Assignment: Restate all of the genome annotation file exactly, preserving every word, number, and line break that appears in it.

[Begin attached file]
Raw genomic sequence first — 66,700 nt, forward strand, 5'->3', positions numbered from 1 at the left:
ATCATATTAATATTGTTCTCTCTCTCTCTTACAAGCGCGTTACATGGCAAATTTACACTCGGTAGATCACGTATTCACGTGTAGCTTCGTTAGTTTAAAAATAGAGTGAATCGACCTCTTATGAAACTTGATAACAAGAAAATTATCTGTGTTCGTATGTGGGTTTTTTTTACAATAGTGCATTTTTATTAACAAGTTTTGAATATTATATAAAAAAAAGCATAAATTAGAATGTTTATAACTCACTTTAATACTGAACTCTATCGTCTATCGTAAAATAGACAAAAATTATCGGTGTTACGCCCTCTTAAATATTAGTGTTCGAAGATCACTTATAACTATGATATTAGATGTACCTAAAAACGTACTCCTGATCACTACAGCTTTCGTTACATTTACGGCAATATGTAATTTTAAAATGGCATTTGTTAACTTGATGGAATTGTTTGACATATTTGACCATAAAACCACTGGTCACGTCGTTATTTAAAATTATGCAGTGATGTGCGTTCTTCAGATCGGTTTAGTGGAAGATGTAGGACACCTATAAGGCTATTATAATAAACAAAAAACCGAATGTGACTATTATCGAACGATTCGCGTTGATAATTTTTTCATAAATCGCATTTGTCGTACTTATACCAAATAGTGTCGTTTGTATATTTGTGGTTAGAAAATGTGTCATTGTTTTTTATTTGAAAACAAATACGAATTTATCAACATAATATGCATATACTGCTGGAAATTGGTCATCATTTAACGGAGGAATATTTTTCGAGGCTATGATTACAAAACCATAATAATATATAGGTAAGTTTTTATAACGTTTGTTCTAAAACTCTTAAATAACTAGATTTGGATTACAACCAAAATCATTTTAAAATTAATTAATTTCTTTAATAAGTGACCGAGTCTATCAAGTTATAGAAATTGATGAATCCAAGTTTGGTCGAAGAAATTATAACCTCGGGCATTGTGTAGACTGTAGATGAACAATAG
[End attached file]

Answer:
Raw genomic sequence first — 66,700 nt, forward strand, 5'->3', positions numbered from 1 at the left:
ATCATATTAATATTGTTCTCTCTCTCTCTTACAAGCGCGTTACATGGCAAATTTACACTCGGTAGATCACGTATTCACGTGTAGCTTCGTTAGTTTAAAAATAGAGTGAATCGACCTCTTATGAAACTTGATAACAAGAAAATTATCTGTGTTCGTATGTGGGTTTTTTTTACAATAGTGCATTTTTATTAACAAGTTTTGAATATTATATAAAAAAAAGCATAAATTAGAATGTTTATAACTCACTTTAATACTGAACTCTATCGTCTATCGTAAAATAGACAAAAATTATCGGTGTTACGCCCTCTTAAATATTAGTGTTCGAAGATCACTTATAACTATGATATTAGATGTACCTAAAAACGTACTCCTGATCACTACAGCTTTCGTTACATTTACGGCAATATGTAATTTTAAAATGGCATTTGTTAACTTGATGGAATTGTTTGACATATTTGACCATAAAACCACTGGTCACGTCGTTATTTAAAATTATGCAGTGATGTGCGTTCTTCAGATCGGTTTAGTGGAAGATGTAGGACACCTATAAGGCTATTATAATAAACAAAAAACCGAATGTGACTATTATCGAACGATTCGCGTTGATAATTTTTTCATAAATCGCATTTGTCGTACTTATACCAAATAGTGTCGTTTGTATATTTGTGGTTAGAAAATGTGTCATTGTTTTTTATTTGAAAACAAATACGAATTTATCAACATAATATGCATATACTGCTGGAAATTGGTCATCATTTAACGGAGGAATATTTTTCGAGGCTATGATTACAAAACCATAATAATATATAGGTAAGTTTTTATAACGTTTGTTCTAAAACTCTTAAATAACTAGATTTGGATTACAACCAAAATCATTTTAAAATTAATTAATTTCTTTAATAAGTGACCGAGTCTATCAAGTTATAGAAATTGATGAATCCAAGTTTGGTCGAAGAAATTATAACCTCGGGCATTGTGTAGACTGTAGATGAACAATAG